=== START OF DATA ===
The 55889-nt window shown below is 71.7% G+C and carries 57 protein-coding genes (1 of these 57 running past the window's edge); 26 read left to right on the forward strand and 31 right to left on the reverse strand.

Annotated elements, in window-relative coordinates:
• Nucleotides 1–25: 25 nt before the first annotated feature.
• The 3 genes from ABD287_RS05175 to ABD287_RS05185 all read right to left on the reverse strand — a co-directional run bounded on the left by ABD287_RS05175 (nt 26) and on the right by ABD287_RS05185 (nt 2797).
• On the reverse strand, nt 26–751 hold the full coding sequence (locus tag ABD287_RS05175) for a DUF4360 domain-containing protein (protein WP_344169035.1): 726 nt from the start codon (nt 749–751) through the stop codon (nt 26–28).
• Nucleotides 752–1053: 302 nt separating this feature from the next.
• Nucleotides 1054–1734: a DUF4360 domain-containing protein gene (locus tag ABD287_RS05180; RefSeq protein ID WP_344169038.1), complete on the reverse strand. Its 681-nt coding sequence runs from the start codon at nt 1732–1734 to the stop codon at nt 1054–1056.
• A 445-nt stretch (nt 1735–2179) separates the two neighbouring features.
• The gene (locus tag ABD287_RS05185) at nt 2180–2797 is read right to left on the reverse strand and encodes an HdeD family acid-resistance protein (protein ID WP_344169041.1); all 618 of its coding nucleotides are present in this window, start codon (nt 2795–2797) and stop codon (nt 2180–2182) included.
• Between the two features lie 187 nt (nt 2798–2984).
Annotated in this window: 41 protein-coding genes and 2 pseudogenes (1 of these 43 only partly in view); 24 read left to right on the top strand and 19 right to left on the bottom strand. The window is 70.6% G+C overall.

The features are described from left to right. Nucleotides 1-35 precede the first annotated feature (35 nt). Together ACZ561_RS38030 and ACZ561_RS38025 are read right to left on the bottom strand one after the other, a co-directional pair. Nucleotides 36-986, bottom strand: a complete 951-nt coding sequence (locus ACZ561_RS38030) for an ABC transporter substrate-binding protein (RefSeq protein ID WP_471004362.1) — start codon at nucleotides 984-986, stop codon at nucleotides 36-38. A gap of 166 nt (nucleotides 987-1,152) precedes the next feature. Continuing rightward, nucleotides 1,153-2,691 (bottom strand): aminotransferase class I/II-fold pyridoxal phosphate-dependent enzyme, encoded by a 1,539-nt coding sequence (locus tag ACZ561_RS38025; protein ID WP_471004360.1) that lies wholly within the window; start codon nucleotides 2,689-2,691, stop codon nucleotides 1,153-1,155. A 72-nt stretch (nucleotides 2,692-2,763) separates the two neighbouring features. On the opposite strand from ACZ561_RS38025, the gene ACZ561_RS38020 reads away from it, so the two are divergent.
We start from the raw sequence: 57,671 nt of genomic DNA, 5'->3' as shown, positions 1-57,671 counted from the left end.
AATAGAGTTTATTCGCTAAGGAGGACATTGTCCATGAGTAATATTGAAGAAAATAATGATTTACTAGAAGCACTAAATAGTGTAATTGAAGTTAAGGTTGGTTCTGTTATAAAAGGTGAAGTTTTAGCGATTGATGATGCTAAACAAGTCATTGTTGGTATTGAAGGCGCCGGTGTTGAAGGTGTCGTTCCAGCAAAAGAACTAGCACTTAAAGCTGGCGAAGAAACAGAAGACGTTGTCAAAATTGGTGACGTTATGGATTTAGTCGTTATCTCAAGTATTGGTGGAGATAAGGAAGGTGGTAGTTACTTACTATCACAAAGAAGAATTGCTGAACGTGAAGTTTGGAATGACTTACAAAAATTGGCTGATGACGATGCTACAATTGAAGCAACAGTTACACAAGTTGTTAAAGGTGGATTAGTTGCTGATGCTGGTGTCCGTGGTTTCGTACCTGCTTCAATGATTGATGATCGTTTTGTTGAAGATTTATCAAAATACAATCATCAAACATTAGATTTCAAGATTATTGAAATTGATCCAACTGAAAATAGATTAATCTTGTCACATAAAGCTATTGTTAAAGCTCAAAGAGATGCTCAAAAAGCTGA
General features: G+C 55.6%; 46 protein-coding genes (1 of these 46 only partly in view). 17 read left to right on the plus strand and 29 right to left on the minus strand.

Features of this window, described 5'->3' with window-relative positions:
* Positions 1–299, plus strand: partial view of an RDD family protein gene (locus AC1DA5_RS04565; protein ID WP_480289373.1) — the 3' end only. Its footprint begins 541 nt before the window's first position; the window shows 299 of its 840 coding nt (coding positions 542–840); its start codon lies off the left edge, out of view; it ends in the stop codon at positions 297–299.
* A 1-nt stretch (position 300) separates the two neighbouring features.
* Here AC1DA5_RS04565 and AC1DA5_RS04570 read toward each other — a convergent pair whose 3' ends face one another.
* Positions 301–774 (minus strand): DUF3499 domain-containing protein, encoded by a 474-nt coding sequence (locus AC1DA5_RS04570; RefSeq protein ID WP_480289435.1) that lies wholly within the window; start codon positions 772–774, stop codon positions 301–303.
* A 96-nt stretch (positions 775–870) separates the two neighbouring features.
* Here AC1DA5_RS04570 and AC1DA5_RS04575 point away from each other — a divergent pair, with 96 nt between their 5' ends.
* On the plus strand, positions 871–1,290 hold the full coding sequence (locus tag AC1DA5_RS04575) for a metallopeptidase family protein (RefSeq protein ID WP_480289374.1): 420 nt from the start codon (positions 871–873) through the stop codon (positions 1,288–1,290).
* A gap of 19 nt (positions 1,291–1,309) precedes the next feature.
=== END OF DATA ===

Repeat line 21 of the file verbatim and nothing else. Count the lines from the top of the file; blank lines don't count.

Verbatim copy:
* A 96-nt stretch (positions 775–870) separates the two neighbouring features.